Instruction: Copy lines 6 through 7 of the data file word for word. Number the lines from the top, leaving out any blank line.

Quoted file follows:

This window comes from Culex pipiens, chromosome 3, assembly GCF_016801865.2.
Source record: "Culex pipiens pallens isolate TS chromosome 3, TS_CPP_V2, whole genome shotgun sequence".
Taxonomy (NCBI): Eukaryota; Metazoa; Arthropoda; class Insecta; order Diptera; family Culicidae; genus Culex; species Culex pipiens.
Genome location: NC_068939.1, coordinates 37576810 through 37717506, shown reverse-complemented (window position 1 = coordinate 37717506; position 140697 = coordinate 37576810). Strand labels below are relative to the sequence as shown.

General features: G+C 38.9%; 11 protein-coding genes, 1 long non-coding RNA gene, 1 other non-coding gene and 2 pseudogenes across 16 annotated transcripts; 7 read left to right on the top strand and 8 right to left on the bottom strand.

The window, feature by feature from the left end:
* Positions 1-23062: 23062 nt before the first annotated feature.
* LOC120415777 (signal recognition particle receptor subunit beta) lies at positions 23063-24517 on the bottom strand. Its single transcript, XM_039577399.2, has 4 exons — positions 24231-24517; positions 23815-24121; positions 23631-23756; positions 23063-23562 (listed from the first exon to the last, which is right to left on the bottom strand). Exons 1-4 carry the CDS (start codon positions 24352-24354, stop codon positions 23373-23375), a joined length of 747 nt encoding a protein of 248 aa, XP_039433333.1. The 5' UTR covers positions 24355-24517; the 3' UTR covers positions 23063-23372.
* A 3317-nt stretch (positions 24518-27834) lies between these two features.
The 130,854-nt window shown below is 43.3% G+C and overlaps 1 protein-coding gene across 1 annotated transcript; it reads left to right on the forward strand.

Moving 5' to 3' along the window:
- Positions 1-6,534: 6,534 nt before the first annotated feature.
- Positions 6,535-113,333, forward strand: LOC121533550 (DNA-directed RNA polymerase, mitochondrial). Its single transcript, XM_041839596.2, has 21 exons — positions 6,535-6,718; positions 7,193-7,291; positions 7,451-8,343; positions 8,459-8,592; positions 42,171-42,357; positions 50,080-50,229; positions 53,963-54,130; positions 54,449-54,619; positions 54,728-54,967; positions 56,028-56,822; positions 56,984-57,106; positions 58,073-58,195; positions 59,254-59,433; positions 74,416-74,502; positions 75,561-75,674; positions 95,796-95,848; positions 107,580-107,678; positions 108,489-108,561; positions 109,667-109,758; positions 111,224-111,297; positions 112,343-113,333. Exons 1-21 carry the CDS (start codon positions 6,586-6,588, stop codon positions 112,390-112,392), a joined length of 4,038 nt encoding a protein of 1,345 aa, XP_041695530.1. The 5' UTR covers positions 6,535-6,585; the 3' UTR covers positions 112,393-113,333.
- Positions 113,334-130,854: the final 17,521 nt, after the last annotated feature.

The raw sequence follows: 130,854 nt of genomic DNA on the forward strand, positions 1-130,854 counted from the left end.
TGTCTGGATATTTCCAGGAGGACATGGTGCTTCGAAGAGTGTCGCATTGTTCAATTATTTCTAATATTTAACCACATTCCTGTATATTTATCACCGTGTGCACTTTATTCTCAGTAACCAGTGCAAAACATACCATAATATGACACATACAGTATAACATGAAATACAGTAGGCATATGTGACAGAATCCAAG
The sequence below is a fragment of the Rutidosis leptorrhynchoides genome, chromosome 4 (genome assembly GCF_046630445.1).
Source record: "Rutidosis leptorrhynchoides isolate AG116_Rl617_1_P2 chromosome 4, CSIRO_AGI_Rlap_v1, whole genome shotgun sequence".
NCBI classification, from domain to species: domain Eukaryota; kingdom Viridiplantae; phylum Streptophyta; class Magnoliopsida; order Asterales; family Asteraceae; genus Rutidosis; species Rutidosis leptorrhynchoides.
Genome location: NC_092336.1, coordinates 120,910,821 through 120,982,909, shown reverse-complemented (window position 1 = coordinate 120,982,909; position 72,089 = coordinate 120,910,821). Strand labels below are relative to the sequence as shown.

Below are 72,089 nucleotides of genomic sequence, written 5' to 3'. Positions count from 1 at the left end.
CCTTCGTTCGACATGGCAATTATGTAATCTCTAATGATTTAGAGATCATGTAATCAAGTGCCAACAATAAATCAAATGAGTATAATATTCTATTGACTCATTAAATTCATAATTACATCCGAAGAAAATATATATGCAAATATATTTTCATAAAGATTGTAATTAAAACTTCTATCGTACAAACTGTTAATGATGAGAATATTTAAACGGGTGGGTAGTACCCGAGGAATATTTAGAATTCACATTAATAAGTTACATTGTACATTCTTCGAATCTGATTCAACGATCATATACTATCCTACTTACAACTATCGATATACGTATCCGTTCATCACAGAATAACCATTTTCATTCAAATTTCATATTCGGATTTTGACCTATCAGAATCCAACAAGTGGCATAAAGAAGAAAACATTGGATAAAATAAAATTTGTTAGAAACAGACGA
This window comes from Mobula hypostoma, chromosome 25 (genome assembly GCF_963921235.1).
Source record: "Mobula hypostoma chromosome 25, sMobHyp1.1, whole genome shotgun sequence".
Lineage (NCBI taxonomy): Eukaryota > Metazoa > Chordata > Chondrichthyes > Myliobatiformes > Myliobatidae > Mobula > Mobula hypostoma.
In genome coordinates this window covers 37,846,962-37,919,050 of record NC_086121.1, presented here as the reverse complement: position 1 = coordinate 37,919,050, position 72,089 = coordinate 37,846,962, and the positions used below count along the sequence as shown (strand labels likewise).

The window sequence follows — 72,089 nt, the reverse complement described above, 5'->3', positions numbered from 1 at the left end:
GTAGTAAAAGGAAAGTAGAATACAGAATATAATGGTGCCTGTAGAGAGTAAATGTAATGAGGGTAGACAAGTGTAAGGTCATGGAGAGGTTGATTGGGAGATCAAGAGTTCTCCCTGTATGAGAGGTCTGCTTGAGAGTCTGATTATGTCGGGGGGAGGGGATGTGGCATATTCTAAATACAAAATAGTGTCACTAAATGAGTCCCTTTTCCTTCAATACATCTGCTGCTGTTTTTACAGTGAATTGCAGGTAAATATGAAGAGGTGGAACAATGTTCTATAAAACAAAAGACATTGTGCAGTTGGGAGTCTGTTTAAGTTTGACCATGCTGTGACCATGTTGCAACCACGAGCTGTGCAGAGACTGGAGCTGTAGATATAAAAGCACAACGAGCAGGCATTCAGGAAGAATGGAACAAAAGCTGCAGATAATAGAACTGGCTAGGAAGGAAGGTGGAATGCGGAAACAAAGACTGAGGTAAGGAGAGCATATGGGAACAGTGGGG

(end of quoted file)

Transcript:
The window, feature by feature from the left end:
* Positions 1-23062: 23062 nt before the first annotated feature.